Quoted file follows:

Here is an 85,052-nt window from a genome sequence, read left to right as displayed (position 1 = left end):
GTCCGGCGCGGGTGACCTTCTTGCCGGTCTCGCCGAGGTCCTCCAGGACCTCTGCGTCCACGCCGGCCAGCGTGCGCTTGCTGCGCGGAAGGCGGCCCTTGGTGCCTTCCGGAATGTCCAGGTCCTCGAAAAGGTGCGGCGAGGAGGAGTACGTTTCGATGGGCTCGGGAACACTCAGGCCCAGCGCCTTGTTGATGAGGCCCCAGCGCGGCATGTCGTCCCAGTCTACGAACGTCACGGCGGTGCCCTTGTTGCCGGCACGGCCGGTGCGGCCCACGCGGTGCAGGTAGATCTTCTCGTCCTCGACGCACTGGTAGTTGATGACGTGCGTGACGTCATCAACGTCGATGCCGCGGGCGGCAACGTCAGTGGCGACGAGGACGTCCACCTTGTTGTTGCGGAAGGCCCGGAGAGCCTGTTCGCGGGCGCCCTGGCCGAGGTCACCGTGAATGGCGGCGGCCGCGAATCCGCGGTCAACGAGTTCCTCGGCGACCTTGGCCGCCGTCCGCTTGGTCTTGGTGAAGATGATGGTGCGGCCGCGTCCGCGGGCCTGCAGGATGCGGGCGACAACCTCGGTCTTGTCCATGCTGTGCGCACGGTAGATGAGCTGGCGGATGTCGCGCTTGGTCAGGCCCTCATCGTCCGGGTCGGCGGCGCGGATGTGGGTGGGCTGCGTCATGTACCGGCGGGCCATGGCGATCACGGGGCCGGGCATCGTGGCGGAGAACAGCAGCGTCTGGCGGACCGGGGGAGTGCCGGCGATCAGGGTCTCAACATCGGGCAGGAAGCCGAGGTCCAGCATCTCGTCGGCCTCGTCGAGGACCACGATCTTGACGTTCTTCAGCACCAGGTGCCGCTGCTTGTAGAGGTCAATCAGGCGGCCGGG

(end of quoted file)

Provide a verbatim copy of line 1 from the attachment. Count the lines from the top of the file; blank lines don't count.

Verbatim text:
Here is an 85,052-nt window from a genome sequence, read left to right as displayed (position 1 = left end):